“These animals should never enter the food chain.”

In a 2010 paper for the Journal of Food and Chemical Toxicology, Marini et al. tracked 18 race horses to slaughter that had been dosed with bute, which the researchers described as, “arguably the most potent and effective pain-relieving agent available in equine medicine”.

Their study found that the phenylbutazone was taken up in injured tissues, and was later released back into the animals’ blood streams as tissues healed, while there was no acceptable drug washout period.

17 comments (Comments are now closed)

3 days from stable to table your eu meatman proudly claimed

USA shipped to slaughter all race horses full of drugs. Thousands of pet horses full of drugs were stolen and shipped to slaughter. Even the BLM in charge of wild horses states many horses are just ranch strays or abandoned horses.

The American horsemeat people should be stopped sending companion animals they know are not fit for humans to eat.

How many people have died because of a few greedy americans?

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Posted by Laura Meritt
05 October 2011 | 17h56

HSUS No Authority on Horse Meat

Fred, you need to read further into the scientific papers and articles relating to metabolism and elimination of bute in horses. While it is true Pb can generally only be detected in serum/plasma and urine for a period of 72 hours, it is not true that Pb is eliminated from the horse's system within that time frame. It can take up to 2 months (60 days) to completely eliminate it from the system...and that system includes muscle/meat tissue, which is what humans consume.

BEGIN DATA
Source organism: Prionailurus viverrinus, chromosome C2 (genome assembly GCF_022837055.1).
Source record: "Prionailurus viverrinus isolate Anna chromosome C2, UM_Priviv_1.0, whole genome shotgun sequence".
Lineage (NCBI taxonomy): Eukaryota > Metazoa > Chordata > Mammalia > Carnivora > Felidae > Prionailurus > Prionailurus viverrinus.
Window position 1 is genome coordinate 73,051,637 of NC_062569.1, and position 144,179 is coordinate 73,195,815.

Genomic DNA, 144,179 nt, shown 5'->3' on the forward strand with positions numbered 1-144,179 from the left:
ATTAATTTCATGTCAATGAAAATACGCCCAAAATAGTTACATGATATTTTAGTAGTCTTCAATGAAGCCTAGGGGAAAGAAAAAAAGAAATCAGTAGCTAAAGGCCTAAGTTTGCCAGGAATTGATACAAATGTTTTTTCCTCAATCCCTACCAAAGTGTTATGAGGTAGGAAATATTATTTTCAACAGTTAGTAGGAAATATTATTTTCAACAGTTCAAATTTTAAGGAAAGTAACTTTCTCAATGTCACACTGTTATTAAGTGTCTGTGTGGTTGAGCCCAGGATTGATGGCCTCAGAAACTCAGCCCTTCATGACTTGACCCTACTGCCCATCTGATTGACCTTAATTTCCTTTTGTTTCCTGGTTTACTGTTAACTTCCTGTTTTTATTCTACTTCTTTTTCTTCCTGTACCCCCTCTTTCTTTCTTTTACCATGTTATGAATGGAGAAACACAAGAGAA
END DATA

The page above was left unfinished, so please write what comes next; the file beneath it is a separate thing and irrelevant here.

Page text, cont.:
Given the fact that many racehorses are summarily dumped after poor race performance, what do you think the chances are that none of these horses headed for slaughter, do not have bute in their systems?

And I think you are terribly naive if you believe show horses are not pumped full of drugs. I have firsthand knowledge of equine drug testing of those pretty show horses and I can tell you for a fact, outside FEI competitors who are subject to ZERO tolerance, these animals are drugged routinely at or above therapeutic levels with bute and a whole host of other nasty drugs considered unsafe for human consumption. The leading horse breed and various discipline organizations, along with the domestic and international governing bodies ALL have drugs and medications guidelines...why do you think that is? Because the organizations KNOW the horses are going to be drugged. To think otherwise is sheer folly.

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Posted by JRS
01 October 2011 | 21h34

ALL North American horsemeat unsafe

EU and other consumers of North American originated horsemeat need to know that none of the horsemeat originating from the US, Canada, and Mexico is safe for human consumption. Simply put, so long as US horses are entering the food chain via slaughter plants in Mexico and Canada, it is IMPOSSIBLE to determine if the meat was derived from a US horse that had at any point in its life been treated with banned substances - particularly bute.

Here is a link to EU food safety regs with regard to horsemeat. Pay particular attention to section 5.3.1. 1 - paragraph 3.

http://ec.europa.eu/food/food/chemicalsafety/residues/third_countries_en.htm

I am very surprised that food safety watchdog groups and consumers in the EU have allowed the EU food safety commission to violate its own laws in such an obvious and tremendously dangerous manner.

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Posted by Gail Vacca
30 September 2011 | 13h50